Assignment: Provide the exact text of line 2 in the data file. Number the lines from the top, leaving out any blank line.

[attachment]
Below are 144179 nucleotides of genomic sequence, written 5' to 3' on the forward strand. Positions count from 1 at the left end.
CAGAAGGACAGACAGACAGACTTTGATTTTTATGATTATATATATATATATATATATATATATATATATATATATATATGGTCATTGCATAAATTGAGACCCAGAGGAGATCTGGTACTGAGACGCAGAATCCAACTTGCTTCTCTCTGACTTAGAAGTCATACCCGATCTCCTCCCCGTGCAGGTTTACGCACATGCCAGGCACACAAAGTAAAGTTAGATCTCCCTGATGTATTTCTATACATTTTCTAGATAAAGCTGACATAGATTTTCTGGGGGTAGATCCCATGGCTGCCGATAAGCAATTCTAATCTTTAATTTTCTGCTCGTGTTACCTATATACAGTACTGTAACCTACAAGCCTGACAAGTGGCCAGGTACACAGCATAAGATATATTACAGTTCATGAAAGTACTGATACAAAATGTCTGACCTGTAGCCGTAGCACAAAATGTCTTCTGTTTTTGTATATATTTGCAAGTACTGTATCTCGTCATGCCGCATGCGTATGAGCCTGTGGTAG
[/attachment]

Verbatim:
CAGAAGGACAGACAGACAGACTTTGATTTTTATGATTATATATATATATATATATATATATATATATATATATATATATGGTCATTGCATAAATTGAGACCCAGAGGAGATCTGGTACTGAGACGCAGAATCCAACTTGCTTCTCTCTGACTTAGAAGTCATACCCGATCTCCTCCCCGTGCAGGTTTACGCACATGCCAGGCACACAAAGTAAAGTTAGATCTCCCTGATGTATTTCTATACATTTTCTAGATAAAGCTGACATAGATTTTCTGGGGGTAGATCCCATGGCTGCCGATAAGCAATTCTAATCTTTAATTTTCTGCTCGTGTTACCTATATACAGTACTGTAACCTACAAGCCTGACAAGTGGCCAGGTACACAGCATAAGATATATTACAGTTCATGAAAGTACTGATACAAAATGTCTGACCTGTAGCCGTAGCACAAAATGTCTTCTGTTTTTGTATATATTTGCAAGTACTGTATCTCGTCATGCCGCATGCGTATGAGCCTGTGGTAG